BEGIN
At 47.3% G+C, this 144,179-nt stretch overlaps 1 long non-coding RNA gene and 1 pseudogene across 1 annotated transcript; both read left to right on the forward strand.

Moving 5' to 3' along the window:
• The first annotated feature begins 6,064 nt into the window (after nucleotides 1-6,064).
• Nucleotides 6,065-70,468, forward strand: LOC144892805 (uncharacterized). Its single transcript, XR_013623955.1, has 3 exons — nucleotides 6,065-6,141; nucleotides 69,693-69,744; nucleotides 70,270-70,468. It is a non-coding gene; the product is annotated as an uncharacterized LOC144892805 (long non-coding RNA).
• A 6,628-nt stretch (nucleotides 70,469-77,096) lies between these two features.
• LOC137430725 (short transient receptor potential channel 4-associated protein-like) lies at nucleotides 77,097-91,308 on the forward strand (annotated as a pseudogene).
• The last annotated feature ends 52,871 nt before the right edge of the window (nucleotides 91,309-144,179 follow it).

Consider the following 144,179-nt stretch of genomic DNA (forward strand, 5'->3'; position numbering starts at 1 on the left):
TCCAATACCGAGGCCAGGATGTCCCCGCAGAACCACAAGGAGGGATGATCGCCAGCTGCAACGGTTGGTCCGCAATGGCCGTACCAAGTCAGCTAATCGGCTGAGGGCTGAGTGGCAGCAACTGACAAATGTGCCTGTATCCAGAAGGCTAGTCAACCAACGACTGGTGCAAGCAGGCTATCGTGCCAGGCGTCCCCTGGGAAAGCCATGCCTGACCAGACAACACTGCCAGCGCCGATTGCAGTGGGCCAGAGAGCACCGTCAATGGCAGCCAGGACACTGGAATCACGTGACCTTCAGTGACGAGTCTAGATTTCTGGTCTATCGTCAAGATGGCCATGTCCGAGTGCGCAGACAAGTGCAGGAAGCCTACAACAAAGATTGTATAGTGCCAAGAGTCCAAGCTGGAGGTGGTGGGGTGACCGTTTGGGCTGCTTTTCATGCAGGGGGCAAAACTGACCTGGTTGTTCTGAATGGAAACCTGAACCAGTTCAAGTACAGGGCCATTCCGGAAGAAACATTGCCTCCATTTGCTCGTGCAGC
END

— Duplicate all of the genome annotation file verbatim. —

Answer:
At 47.3% G+C, this 144,179-nt stretch overlaps 1 long non-coding RNA gene and 1 pseudogene across 1 annotated transcript; both read left to right on the forward strand.

Moving 5' to 3' along the window:
• The first annotated feature begins 6,064 nt into the window (after nucleotides 1-6,064).
• Nucleotides 6,065-70,468, forward strand: LOC144892805 (uncharacterized). Its single transcript, XR_013623955.1, has 3 exons — nucleotides 6,065-6,141; nucleotides 69,693-69,744; nucleotides 70,270-70,468. It is a non-coding gene; the product is annotated as an uncharacterized LOC144892805 (long non-coding RNA).
• A 6,628-nt stretch (nucleotides 70,469-77,096) lies between these two features.
• LOC137430725 (short transient receptor potential channel 4-associated protein-like) lies at nucleotides 77,097-91,308 on the forward strand (annotated as a pseudogene).
• The last annotated feature ends 52,871 nt before the right edge of the window (nucleotides 91,309-144,179 follow it).

Consider the following 144,179-nt stretch of genomic DNA (forward strand, 5'->3'; position numbering starts at 1 on the left):
TCCAATACCGAGGCCAGGATGTCCCCGCAGAACCACAAGGAGGGATGATCGCCAGCTGCAACGGTTGGTCCGCAATGGCCGTACCAAGTCAGCTAATCGGCTGAGGGCTGAGTGGCAGCAACTGACAAATGTGCCTGTATCCAGAAGGCTAGTCAACCAACGACTGGTGCAAGCAGGCTATCGTGCCAGGCGTCCCCTGGGAAAGCCATGCCTGACCAGACAACACTGCCAGCGCCGATTGCAGTGGGCCAGAGAGCACCGTCAATGGCAGCCAGGACACTGGAATCACGTGACCTTCAGTGACGAGTCTAGATTTCTGGTCTATCGTCAAGATGGCCATGTCCGAGTGCGCAGACAAGTGCAGGAAGCCTACAACAAAGATTGTATAGTGCCAAGAGTCCAAGCTGGAGGTGGTGGGGTGACCGTTTGGGCTGCTTTTCATGCAGGGGGCAAAACTGACCTGGTTGTTCTGAATGGAAACCTGAACCAGTTCAAGTACAGGGCCATTCCGGAAGAAACATTGCCTCCATTTGCTCGTGCAGC